I didn’t understand the record at all when I first heard it. And after repeated attempts, finally discarded it once and for all, having gone through a cassette copy, a CD, and a vinyl record version of it. To this day I can’t for the life of me hear what everyone else claims to hear in that record. For whatever reason, it just didn’t connect with me on any level.
     The din got louder, but only after seeing the band perform on television in 1990 on an episode of David Sanborn’s late night music show Night Music, did I begin to see and hear the band’s appeal. Watching a band play a song that sounds like a song, but dissolves into chaos, and anarchy and noise as the band falls about the stage, torturing their instruments to get strange sounds out of them, only to have it resolve itself into a song again by the end makes quite an impact the first time you witness it. If there’s a fetching blonde female in the middle of all that playing a bass guitar, so much the better.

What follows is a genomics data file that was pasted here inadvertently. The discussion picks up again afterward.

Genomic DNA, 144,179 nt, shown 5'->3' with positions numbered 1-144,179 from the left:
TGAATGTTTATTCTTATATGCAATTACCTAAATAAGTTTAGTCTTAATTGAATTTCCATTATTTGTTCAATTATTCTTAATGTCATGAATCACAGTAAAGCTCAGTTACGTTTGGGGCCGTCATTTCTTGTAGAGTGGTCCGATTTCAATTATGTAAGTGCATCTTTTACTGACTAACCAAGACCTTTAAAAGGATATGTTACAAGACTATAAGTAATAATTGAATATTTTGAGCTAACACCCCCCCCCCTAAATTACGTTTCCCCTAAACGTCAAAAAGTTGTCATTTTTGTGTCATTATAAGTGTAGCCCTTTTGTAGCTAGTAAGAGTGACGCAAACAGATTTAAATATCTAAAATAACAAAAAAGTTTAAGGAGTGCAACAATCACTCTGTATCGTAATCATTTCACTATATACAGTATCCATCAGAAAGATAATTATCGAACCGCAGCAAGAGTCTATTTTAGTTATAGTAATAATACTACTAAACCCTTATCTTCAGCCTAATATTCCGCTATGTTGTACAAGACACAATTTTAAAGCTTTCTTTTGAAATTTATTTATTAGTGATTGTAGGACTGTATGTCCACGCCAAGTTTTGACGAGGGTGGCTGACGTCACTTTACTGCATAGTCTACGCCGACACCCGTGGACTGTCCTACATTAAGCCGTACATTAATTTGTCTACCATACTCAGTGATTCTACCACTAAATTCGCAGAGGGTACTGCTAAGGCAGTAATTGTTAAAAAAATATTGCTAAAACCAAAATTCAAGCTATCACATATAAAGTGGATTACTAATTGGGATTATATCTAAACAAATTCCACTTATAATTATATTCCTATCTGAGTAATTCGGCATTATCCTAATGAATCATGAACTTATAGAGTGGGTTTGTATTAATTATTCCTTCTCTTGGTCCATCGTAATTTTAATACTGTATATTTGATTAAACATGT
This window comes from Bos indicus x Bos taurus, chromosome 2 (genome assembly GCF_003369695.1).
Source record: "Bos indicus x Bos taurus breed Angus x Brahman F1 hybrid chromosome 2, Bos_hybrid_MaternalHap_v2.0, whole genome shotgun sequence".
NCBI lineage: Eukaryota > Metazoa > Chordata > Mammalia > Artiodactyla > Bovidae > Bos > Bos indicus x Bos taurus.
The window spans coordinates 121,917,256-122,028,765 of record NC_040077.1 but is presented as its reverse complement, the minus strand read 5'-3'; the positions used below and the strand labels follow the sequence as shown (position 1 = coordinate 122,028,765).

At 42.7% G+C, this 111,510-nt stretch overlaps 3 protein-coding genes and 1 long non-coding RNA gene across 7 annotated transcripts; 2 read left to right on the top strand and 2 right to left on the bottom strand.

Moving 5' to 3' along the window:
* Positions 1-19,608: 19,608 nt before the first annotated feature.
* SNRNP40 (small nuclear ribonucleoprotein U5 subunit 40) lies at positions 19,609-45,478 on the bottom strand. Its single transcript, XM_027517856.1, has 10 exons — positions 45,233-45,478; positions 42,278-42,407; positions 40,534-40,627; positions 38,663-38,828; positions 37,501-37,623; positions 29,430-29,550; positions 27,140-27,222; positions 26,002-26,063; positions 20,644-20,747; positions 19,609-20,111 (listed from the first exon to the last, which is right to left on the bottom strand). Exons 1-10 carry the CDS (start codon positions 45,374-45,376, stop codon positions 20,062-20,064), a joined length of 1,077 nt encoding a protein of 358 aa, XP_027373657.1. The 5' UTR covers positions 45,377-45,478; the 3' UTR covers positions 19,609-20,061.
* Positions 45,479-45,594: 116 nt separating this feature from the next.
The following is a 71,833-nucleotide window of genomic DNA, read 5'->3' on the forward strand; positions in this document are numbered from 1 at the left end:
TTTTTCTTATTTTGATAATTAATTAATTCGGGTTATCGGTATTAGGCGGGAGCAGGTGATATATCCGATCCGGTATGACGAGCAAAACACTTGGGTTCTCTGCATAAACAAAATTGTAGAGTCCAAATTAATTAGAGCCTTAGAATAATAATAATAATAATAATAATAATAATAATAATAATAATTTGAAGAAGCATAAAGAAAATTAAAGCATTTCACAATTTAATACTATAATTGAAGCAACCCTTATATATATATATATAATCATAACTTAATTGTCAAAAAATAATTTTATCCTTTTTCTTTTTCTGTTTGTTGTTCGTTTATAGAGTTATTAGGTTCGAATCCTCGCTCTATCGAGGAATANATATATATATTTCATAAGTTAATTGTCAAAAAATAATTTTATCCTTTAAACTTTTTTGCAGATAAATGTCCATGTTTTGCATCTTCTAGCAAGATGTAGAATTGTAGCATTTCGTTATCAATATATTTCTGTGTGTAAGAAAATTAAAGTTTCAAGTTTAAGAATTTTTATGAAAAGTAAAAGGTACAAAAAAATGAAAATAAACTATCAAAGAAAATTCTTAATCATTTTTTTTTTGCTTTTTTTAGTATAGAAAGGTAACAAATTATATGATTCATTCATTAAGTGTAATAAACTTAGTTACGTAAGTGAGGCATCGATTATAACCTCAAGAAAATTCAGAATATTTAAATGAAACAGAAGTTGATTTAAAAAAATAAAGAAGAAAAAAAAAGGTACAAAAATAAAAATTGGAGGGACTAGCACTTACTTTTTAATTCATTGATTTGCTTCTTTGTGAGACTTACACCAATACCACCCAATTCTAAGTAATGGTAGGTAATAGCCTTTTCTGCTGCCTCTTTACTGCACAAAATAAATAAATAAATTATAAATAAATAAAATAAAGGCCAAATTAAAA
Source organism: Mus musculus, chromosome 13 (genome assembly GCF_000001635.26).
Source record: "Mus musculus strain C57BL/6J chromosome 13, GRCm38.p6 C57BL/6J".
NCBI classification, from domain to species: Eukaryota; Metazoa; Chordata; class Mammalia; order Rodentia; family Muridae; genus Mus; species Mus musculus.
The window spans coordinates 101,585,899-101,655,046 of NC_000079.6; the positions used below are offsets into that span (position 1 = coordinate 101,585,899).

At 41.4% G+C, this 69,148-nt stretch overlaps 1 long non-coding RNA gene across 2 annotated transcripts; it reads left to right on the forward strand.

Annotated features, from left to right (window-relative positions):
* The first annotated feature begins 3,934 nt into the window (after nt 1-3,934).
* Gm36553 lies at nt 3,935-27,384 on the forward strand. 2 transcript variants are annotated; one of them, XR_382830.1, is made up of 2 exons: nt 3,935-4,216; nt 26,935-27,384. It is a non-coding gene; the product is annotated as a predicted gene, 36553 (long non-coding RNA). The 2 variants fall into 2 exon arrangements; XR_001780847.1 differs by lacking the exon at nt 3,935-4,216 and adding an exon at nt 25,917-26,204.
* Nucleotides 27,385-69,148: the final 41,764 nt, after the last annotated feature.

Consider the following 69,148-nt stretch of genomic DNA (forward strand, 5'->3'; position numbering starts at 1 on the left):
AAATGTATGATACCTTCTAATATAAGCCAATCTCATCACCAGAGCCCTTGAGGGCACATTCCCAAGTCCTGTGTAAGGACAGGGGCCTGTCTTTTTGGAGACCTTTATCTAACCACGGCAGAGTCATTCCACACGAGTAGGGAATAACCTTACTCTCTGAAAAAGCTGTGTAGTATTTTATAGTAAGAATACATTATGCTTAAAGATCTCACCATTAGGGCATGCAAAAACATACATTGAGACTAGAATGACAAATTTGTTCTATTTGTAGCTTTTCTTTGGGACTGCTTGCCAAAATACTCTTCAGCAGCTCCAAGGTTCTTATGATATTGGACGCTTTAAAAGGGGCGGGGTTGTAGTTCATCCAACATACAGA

When the band’s major label debut for Geffen Records, Goo, appeared that year, I began to hear things I liked, and, more importantly, understood. It became apparent to me by then that the noise that was so much a part of their sound was simply another instrument the band had in its arsenal of strangely tuned guitars, and electric motors, and chainsaws, and whatever else they were using in service to the song. None of this was off putting to me, however, because I could still recognize song structure somewhere beneath the cacophony. It was a bit like hearing free jazz for the first time. In the beginning it sounds like noise. But the more you listen, the more it makes sense.